I have always known ever since my days at school that I wanted to be a doctor. I was not good at mathematical-type sciences, but really enjoyed biological sciences; how the human body and people in general really work.
From the age of 16 I did summer jobs as a nursing auxiliary in a cardiac unit in a local hospital. I really enjoyed talking to the patients, many of whom had just had heart attacks and faced uncertain futures. I felt that I had an empathy with them, I could listen to their stories and even at that age I realised that just talking to them was helpful.
In 1978 I left Northern Ireland and came to medical school at Charing Cross Hospital, which opened up a whole new world for me.
Having qualified and somewhat lacking in direction I was putting together my own GP training scheme, I found myself doing a 6 month Senior House Officer job in psychiatry at Frimley Park Hospital under a doctor from Chile. We developed a great relationship and he taught me what a good psychiatrist should be; a good diagnostician, able to listen and provide practical help and hope at a time of crisis.
From the beginnings of my experience with patients at medical school, I could see how problems with substance abuse can cause so much in the way of physical, mental, and social consequences.
There was often little available in terms of treatment resources and little understanding of these problems. Addictions are often dismissed by physicians, surgeons and general practitioners. I felt that I had something to offer in working in this field.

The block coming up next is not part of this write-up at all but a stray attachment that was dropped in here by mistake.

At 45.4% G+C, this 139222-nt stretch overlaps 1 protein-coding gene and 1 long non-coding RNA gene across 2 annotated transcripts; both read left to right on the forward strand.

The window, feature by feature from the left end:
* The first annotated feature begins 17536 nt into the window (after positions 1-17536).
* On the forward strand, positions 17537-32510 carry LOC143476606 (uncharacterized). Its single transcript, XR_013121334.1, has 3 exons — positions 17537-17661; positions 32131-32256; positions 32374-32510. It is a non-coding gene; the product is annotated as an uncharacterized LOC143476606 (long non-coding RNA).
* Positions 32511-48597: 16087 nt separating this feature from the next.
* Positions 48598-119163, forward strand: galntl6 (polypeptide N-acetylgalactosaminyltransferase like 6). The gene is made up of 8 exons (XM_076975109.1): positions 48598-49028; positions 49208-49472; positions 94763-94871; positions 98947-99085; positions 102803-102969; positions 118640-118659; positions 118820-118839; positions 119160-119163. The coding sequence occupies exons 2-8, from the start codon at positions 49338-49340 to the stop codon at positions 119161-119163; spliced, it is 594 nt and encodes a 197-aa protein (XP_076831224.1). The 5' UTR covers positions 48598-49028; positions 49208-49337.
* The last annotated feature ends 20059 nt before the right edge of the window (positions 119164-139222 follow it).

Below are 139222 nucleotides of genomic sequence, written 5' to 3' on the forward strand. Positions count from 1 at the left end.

My time is divided between inpatients at the Priory Hospital Roehampton and outpatients both at the hospital and in central London.
Three times a week I meet with the Addiction Treatment Team to discuss the inpatients, their progress, problems and what interventions and discharge plans need to be made.
My outpatient work involves assessing new patients, some of whom want to deal with their addiction problem and others who may not have been so keen. I have to try motivational interviewing techniques to encourage the patient to acknowledge the consequences of their addiction and the need to take action as soon as possible.
Many people still think that the Priory only deals with celebrities and the wealthy that have addiction problems. This could not be further from the truth. The majority of our patients are working, some have health insurance, others self paying who desperately want to fix what's wrong with them.
The other misconception is that addiction is somehow a choice to be bad, rather than a disease over which patients are powerless.
Never knowing what's going to turn up! I have been privileged in this job to meet people from all walks of life, from the unemployed and homeless, to the rich and apparently successful, people from every country in the world and people doing jobs and involved in organizations which I had never heard of before.
My work has been an immense privilege.
The absolute key skill to being a good psychiatrist is to be interested and really care about other people. You have got to be curious, empathetic and understanding.
We all have different skills so when you meet a psychiatrist who has the right combination of attributes, it is really quite striking.
I have been teaching medical students since I qualified as a doctor in 1984. You really have got to want to be a doctor, to look at the whole person not just see them as a number, a collection of biochemical reactions and cells, but as a living breathing organism with hopes, dreams and aspirations. People are fascinating. How their body, and mind and how the combination of these two work has got to interest you and can be a never-ending source of inspiration.
Psychiatry needs doctors who care and want to make a difference to people's lives.